How can HR destroy the 'silo mentality'?

'The thing with disruption is there's no longer a function-focused role'

How can HR destroy the 'silo mentality'?

The silo mentality can negatively impact productivity and employee morale as well as contribute to an unhealthy culture at the workplace. Overcoming silos has thus been something many organisations have tried, failed and tried some more.

But there might be some light at the end of this dim tunnel – digital disruption seems to be acting as the catalyst for organisations to achieve the elusive outcome.

“The thing with disruption is there’s no longer a function-focused role,” said Connie Chan, HR leader – IT at Procter & Gamble Asia Pacific (P&G). “It’s how you bring everything together.”

Chan’s colleague, Sanjay Singh, chief information officer, APAC & IMEA piped in how it’s more apparent now that professionals are multi-functional that “you can hardly point out who is IT or HR”.

Undeniably, “becoming multi-functional” is not something you can do overnight as a breakdown of silos doesn’t only require a clear strategy. It requires a certain tenacity, which may be even more difficult for complex organisations – especially if they’re as large as P&G.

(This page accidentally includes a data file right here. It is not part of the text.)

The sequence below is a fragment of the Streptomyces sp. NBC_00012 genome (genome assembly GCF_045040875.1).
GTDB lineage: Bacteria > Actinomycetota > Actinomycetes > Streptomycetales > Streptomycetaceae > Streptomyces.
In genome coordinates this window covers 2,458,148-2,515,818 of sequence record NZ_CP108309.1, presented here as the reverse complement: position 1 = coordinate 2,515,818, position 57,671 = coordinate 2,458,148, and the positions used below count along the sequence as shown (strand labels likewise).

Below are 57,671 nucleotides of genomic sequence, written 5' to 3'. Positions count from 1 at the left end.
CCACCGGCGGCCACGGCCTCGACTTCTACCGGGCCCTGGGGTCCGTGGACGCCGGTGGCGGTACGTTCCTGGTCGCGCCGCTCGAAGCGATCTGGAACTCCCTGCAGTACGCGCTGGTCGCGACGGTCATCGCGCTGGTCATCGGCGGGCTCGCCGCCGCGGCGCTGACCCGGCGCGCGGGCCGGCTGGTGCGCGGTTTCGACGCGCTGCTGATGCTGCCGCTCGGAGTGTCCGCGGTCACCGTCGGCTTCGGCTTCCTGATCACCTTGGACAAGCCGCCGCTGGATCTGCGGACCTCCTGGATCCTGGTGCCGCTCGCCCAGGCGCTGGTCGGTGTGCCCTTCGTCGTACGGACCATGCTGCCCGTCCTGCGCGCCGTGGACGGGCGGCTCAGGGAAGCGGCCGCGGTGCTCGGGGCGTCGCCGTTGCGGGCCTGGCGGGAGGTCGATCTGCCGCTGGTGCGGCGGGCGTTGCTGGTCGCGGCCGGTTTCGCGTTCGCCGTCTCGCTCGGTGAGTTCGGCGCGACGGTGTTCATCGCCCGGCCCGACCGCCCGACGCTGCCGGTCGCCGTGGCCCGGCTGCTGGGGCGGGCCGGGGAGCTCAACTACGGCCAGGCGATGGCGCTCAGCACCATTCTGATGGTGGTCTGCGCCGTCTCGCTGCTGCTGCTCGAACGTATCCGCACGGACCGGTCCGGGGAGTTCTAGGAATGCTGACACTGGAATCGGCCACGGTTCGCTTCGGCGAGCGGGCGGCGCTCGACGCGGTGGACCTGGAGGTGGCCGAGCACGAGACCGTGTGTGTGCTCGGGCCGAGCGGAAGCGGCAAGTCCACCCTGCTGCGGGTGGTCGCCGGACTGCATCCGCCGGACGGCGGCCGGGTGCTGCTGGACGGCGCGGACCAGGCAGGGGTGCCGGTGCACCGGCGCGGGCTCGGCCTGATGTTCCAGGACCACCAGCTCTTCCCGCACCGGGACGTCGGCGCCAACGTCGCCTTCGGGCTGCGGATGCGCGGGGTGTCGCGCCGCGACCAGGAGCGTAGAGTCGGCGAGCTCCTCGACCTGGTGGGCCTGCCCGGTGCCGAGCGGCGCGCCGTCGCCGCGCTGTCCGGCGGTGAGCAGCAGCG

It has to be said that a breakdown of silos doesn’t mean that everyone will become a master of none. The aim is to be a master of one and still be flexible enough to be a “Jack of all trades”. Your expertise on the ins and outs of HR, and especially on how people tick, still holds immense value to an organisation – it’s just how that knowledge is applied to the bigger company strategy that will change.

HR-IT partnership to drive transformation
HR and IT has a strong partnership at P&G, especially as both work together to transform the workforce and get everyone future-ready. Singh attested to how HR has played an important role in pushing for transformation at the company.

“Our HR team truly understands the pulse of our employees and what they need,” Singh said. “Technology is only a ‘how’ and not an end in itself, so we started with a complete partnership with HR.